ELUG Meetup: February 25, 2021

In our meeting, Rob provided the group with an overview on Regular Expression. Walking through what regular expressions are, Rob provided the basics to understand where these come from, where these are used and how they can be applied in the context of linux and programming.

The presentation can be accessed through the ELUG’s Nextcloud instance:


ELUG Meetup: January 28, 2021

In our last meeting Rajiv was kind enough to give a fantastic overview of all the functionality that vi/vim offers. With it’s advanced features vim offers a lot of options to read but more importantly to manipulate text documents, such as log files, scripts, programs and more. Here are some useful commands

The different modes of vim

Normal /command mode - (press <ESC> to get to this mode)
Ex/last line Mode  - (press :)
Input mode - (press, i,I,a,A,o,O,s)

Input modes explained

:q  - quit
:w  - write (save)
:saveas - save as
:q! - quit without saving
:w! - write a read only file
:wq - Save and quit
:wq!     - save a read only file and quit
ZZ  - save and quit
o    - opens a new line below the current cursor line
O    - opens/inserts a new line above the current cursor line

vim can be intimidating at first. Once you get used to the tool Using vim is fairly simple and straight forward. In the normal mode you can enter certain syntax

[optional number] verb + noun
d – delete
w - word
combine them (dw) to delete word
commands are repeat-able (.) and undo-able (u)

This syntax executes a command, in the above example deleting a word. If you put a number in front, for example 2, the command will delete 2 words.

How do you know what verbs to use? Here they come.

d   - delete
c   - change
v   - visual select
y   - yank (copy)
p   - paste
>>  - right indent
<<  - left indent

Once you know how you can change a document it is time to look at how to get to the position that you want to got to. There are a few commands to move around in the document.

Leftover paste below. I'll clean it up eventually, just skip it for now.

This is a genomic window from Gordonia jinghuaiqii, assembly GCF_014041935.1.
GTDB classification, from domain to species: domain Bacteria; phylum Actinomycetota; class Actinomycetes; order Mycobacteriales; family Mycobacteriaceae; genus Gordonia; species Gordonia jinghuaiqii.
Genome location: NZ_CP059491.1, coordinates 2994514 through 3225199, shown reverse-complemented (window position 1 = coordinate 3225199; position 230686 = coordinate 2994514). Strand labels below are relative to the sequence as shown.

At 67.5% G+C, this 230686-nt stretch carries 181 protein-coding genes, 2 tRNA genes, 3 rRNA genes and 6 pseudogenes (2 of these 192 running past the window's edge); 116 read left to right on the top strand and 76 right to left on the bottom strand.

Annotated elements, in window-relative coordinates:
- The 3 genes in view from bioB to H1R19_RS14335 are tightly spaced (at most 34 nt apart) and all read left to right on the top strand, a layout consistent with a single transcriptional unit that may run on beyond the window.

h   - left
j   - down 
k   - up
l    - right
ctrl+u  - Page up (80x24)
ctrl+d  - Page dn (80x24)
ctrl+f  - screen up
ctrl+b  - Screen dn
^,0 - beginning of line
$    - end of line
gg  - beginning of the file
G   - end of the file

Lets look at an example how to use these movements. By entering 5j in the normal mode you will now move 5 lines down. Entering 10k moves your cursor 10 lines up.

Combining commands

Verbs can be combined. Lets take a look at some examples:

d$  - delete to end of line
y$  - yank/copy to end of line
#dd - delete # number of lines
#yy - yank # number of lines


Where there are verbs there are nouns. vim offers the whole set of language. Let’s take a look at what nouns can be used in vim.

d   - word
p   - paragraph
b   - back
iw  - inner word (defines a region)
i   - inner (can be used with pretty much anything)
ip  - inner paragraph
a   - around
as  - around sentence

Parameterized Objects

f,F<phrase>   - find (next character, capitals for backwards)
t,T<phrase>   - find (up to but not including the next character)
/,?<phrase>   - Search (up to next match)
/,?<phrase>\c - search but ignore case
n        - next search item
N        - previous search item   


Parameterized objects can be combined with other items.

the quick brown fox jumped over the lazy sleeping dog

Assuming the cursor is at the beginning of the line the command ctc will take cursor to the 1st c in the statement.

Advanced commands

:set number      - absolute line number
:set relativenumber - set relative line number
ctrl+v           - visual block
:set mouse+=a       - enable mouse 
:s/find/replace/g   - find and replace string in a file
:s/find/replace/gc  - same as above but interactive
:#,#s/find/replace/g   - same as above within those lines
:set incsearch       - incremental search
:set hlsearch        - highlighted search
:noh             - removes highlights
:sp          - split windows (horizontally) 
:vsp             - split vertically
ctrl+w w         - move cursor to next vim window
ctrl+w r         - move the current window to vertically
ctrl+w x         - move the current window to horizontally
:tabedit         - open new vim tab
gt           - move between tabs